Jamaica Fiwi Roots

The Settlement of the Germans in Jamaica

There are communities today, in the western portion of the island that were built back in the mid-1800s to facilitate German settlers arriving in Jamaica as part of a program called "Bountied European Immigration". Plantation owners became concerned about finding laborers to work plantations, when slavery was abolished in 1834. As part of the agreement to free the enslaved population of African, a period of transition was agreed, when the newly freed people would be apprenticed to the planation for a period of four years.

Most of the plantations in Jamaica existed on the fertile plains and on coastal lands. The mountainous interior of the island was still relatively undeveloped. Plantation owners worried about the possibility that once emancipated, ex-slaves would desert the plantation and establish themselves in the mountainous interior, whether legally or by squatting, subsisting on farming and hunting. The alternatives, they reasoned, was to either import immigrant laborers to replace the blacks that moved into the interior, or import immigrants to occupy the interior so as to deny ex-slaves the opportunity to acquire land in the interior or to find employment beyond the plantations... and so the bountied European immigration program was born.

The program took three forms; a) individual plantation owners made their own arrangements to procure immigrants. b) a government appointed agent would recruit immigrants on behalf of planters, and c) the appointed agent would recruit settlers for three county townships that would be established by the government.

The First Germans in Jamaica

The first batch of Germans to arrive were imported by Solomon Myers, a German Jew, who owned a small coffee plantation called Mount Pleasant in in the mountains above Buff Bay. This group of 64 Germans, recruited by Mr Myers's brother in Bremen Germany, arrived on a ship called Anna in Kingston on May 24, 1834 and consisted of 25 men, 18 women and 21 children. For his effort, Mr Myers was rewarded £15 per immigrant, by the Jamaican government. The group had a diverse set of practical skills that would have proved useful in building small settlements; there were weavers, tailors, coppersmiths and ploughmen to name a few. The original goal of settling them on his property however, eventually failed. Some settled in an area close by, which is today called Bremen Valley, in the Blue and John Crow Mountains National Park, about 9 miles from Holywell. Others left his employment for locations in other parishes.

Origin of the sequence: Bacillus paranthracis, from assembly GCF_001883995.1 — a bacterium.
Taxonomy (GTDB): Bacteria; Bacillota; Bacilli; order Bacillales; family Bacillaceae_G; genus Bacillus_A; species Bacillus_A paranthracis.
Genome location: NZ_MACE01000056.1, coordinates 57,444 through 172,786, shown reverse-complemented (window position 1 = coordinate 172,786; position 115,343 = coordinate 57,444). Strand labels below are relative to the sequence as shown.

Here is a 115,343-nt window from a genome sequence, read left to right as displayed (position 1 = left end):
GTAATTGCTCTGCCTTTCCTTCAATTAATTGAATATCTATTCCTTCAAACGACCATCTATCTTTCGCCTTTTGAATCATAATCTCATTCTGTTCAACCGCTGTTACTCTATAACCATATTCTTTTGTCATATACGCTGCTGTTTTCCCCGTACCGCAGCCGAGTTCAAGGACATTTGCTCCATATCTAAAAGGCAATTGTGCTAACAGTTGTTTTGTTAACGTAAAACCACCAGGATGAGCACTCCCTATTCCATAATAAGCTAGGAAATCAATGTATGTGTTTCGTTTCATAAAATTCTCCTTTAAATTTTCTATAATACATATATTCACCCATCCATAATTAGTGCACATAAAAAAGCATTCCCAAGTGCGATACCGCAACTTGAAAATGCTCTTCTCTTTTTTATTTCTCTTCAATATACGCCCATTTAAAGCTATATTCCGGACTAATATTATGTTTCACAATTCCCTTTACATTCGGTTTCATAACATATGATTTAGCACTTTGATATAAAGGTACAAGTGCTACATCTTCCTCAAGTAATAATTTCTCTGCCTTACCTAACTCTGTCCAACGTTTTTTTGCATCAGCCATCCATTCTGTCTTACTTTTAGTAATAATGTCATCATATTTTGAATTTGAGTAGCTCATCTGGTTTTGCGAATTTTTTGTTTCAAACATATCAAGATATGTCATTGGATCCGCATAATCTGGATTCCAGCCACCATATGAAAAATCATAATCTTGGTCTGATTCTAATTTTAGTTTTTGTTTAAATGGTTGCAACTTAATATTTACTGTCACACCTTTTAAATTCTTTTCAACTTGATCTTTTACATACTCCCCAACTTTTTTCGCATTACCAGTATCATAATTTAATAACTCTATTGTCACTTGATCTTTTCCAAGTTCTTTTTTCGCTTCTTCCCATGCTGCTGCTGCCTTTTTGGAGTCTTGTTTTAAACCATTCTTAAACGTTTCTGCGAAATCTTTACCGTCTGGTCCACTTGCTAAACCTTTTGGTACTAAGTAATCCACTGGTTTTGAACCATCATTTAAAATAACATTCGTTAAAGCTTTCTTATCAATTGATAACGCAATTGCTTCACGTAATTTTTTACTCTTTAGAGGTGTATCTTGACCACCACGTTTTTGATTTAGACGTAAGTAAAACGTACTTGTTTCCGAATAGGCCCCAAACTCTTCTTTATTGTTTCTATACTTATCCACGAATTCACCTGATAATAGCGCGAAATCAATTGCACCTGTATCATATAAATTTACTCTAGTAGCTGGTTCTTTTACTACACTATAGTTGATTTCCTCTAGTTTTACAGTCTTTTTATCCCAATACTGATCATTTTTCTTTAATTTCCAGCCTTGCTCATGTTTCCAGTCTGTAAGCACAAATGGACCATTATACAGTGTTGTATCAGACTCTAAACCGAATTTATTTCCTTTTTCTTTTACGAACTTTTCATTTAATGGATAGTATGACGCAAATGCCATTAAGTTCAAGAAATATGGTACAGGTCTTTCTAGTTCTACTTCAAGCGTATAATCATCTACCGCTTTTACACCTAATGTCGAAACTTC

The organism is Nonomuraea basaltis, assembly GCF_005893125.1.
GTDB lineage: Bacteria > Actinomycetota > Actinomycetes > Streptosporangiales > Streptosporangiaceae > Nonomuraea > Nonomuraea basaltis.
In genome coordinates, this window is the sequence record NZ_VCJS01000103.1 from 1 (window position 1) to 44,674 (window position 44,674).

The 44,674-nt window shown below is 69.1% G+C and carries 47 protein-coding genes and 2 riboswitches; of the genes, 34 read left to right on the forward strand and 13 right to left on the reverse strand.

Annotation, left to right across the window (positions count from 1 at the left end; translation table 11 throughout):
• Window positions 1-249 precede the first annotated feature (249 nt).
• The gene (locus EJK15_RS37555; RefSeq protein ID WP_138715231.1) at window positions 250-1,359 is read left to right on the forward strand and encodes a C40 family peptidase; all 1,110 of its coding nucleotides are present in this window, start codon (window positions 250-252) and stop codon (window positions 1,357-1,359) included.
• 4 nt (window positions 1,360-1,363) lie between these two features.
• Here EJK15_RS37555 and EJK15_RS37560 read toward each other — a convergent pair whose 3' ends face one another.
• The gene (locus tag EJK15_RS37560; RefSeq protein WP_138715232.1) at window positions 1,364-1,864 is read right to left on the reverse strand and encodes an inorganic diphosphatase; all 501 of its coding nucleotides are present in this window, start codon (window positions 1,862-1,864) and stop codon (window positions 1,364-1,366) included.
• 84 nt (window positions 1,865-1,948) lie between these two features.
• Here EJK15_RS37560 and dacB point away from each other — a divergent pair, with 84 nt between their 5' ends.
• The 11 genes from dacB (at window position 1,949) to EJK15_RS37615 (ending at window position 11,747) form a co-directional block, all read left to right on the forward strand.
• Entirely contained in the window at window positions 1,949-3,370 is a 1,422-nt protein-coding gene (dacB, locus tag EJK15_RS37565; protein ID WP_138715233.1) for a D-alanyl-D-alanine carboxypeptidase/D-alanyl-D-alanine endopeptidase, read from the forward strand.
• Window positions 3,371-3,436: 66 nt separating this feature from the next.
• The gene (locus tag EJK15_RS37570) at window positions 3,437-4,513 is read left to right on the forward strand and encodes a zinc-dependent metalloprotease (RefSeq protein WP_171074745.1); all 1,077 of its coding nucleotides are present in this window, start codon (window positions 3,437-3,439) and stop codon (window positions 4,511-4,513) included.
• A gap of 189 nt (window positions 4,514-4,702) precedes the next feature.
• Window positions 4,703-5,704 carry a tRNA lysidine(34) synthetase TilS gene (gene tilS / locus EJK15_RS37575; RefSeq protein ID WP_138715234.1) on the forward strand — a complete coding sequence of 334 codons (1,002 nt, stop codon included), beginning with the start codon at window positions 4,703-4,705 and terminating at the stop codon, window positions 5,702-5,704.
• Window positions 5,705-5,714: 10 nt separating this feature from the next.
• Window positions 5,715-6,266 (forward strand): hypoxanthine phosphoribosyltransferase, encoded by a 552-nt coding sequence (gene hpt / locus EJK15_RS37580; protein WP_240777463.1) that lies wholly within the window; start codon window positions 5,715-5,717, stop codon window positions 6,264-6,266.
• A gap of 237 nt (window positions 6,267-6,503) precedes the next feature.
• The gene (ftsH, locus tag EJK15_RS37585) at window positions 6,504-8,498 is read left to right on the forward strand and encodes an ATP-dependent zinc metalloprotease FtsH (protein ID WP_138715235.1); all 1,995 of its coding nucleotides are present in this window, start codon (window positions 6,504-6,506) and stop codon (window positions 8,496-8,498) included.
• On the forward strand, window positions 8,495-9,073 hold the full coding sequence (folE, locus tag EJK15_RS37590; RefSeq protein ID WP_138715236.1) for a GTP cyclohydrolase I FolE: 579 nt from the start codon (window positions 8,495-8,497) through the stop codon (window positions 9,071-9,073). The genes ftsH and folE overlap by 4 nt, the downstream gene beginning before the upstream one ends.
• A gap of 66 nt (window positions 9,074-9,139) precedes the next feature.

In December of the same year, Mr Myers possibly encouraged by the government's payment of £15 per immigrant, brought another much larger group of 506 Germans, from Bremen to Jamaica. They arrived in Port Royal on a ship called Olberes, where they were transported to various plantations around the island. He received around £3,700, for this batch. He was also eligible in accordance with a new governmental resolution that had just been passed, for an additional £9 per head, for every person imported into the island for agricultural employment.

Deployment of the First Germans in Jamaica

The table below shows the where the two batches of Germans totaling 570, brought to the island by Solomon Myers under the bountied European immigration, ended up.
Arrival DateShip# ArrivedReceiver/DestinationNumber of People